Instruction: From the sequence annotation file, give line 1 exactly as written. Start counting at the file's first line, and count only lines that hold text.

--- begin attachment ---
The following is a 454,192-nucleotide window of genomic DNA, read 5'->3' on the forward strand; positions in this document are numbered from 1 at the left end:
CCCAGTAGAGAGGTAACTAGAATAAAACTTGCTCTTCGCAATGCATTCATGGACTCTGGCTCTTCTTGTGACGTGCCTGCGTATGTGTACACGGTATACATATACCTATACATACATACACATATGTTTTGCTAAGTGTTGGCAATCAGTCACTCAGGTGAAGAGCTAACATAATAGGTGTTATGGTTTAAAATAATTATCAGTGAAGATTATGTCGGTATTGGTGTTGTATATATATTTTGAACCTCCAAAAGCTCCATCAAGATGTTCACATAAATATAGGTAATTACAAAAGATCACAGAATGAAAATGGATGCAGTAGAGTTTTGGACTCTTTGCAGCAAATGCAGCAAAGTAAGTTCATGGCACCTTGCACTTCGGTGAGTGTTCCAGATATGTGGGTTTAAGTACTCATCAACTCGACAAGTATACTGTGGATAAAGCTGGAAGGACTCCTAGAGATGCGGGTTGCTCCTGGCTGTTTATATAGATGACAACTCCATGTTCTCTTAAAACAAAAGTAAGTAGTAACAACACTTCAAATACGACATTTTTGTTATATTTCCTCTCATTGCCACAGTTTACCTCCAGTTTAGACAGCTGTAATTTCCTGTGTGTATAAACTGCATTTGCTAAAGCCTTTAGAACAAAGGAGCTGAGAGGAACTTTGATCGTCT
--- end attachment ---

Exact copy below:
The following is a 454,192-nucleotide window of genomic DNA, read 5'->3' on the forward strand; positions in this document are numbered from 1 at the left end: